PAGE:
Now, let's consider the rotation of the knee joint when it's in a flexed position. The insertion of the biceps femoris is instrumental to this movement. Now recall that the tendon of the biceps femoris muscle inserts onto the head of the fibula – we can see this on the screen right now. Now when the knee is flexed, contraction of the biceps femoris muscle causes lateral rotation of the knee joint of approximately a forty degree angle. This lateral rotation of the flexed knee is very useful especially when you're dancing such as the twist if that's the kind of dance that you like to do and also when skiing.
Now it is important to note at this point the limitations of the biceps femoris. The two main actions of the muscle – hip extension and knee flexion – cannot be performed to a maximum level by the biceps femoris simultaneously. And this is because the biceps femoris muscle requires so much shortening or contraction to extend the hip that it cannot then be contracted any further to flex the knee. Similarly, for knee flexion, the muscle contracts so much to maximally flex the knee that it cannot contract any further to then extend the hip. As a result, the biceps femoris is known as a weak knee flexor when the hip is fully extended and a weak hip extender when the knee is fully flexed.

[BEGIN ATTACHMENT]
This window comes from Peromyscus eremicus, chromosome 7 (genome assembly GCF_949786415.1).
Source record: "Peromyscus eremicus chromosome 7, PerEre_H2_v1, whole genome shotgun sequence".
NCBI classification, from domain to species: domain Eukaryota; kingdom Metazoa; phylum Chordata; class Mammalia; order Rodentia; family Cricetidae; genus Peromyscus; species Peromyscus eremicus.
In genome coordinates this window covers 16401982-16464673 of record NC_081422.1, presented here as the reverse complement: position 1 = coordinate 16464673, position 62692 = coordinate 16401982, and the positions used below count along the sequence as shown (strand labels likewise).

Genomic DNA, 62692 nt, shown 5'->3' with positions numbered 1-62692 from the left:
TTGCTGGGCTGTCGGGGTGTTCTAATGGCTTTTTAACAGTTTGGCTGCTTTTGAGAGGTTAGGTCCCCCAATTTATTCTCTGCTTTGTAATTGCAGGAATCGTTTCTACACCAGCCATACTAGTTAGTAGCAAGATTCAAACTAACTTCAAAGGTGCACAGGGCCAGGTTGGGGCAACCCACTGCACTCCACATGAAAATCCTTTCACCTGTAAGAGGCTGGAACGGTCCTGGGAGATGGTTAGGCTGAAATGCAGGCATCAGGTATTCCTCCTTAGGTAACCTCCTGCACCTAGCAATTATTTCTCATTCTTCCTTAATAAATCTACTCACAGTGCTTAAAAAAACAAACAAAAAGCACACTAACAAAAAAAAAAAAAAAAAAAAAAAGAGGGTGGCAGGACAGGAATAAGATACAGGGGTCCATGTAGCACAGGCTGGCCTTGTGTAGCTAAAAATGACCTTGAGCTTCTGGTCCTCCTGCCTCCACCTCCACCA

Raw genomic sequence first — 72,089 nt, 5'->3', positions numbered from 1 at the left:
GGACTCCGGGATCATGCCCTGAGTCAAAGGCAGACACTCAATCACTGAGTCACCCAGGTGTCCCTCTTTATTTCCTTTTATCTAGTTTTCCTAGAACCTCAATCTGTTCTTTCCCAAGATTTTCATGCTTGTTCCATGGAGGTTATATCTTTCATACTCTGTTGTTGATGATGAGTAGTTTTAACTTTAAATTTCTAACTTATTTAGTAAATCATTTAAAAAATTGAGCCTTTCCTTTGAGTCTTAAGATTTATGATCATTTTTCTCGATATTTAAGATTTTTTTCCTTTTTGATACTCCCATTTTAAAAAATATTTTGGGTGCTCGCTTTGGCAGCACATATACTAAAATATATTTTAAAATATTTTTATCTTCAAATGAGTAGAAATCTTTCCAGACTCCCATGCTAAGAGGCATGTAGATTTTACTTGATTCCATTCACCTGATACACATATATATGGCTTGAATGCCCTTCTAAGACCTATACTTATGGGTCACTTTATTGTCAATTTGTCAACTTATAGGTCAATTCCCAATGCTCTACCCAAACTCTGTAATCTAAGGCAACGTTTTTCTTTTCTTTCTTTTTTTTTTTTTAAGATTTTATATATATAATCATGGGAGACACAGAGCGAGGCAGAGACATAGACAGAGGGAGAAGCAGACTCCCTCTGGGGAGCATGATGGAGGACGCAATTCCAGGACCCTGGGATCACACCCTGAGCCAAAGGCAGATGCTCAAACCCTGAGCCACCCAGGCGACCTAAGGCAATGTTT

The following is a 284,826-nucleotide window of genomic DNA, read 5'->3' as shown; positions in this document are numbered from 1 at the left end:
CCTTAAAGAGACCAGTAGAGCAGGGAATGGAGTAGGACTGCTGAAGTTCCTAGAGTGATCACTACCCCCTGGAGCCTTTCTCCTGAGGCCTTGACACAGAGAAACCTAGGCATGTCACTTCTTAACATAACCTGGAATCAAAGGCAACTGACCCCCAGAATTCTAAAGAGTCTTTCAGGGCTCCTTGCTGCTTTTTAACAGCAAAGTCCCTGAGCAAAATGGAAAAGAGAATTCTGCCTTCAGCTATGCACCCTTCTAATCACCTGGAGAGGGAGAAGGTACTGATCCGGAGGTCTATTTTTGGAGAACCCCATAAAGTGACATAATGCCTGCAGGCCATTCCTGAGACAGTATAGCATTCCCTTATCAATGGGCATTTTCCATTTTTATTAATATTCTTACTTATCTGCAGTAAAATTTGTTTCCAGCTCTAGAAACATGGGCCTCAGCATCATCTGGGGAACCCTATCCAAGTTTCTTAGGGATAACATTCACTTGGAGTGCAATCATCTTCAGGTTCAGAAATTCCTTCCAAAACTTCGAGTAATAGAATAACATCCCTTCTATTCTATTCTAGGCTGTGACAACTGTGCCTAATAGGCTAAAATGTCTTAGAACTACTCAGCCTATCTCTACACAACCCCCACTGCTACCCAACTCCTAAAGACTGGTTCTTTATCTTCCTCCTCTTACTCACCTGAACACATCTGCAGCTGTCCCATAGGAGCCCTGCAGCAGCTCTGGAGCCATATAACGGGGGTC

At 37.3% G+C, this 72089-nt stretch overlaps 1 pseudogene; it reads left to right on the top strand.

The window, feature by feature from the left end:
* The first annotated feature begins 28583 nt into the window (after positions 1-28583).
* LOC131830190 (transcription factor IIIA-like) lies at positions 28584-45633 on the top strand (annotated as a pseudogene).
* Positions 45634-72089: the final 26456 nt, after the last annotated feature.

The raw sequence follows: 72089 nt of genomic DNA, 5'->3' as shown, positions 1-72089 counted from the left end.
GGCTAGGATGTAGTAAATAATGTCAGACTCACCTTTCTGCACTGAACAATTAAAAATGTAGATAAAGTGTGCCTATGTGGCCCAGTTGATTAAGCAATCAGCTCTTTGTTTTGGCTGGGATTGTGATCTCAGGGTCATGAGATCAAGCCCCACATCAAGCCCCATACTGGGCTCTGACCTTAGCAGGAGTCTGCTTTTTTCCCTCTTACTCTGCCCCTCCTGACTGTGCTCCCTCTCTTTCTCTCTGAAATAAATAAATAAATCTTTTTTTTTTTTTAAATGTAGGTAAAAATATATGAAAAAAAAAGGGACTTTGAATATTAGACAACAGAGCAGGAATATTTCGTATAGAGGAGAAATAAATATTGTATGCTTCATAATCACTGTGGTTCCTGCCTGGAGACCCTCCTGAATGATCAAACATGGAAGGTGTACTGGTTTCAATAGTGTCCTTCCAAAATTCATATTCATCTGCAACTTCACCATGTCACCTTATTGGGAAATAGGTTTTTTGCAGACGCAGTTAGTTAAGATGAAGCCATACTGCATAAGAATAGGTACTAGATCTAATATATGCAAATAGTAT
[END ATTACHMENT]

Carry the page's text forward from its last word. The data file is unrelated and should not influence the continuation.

So, in summary, the biceps femoris muscle is responsible for extension of the hip via the long head of the muscle and flexion of the leg at the knee joint as well as lateral rotation of the leg when the knee is flexed via both the long and short heads of the muscle. The biceps muscle helps facilitate movements such as walking and running. It also performs lateral rotation of a flexed knee which is essential when undertaking activities such as dancing and skiing. The muscle cannot perform the main actions of maximum hip extension and maximum knee flexion at the same time.
And this concludes our tutorial on the functions of the biceps femoris. Hope you liked it and I'll see you next time.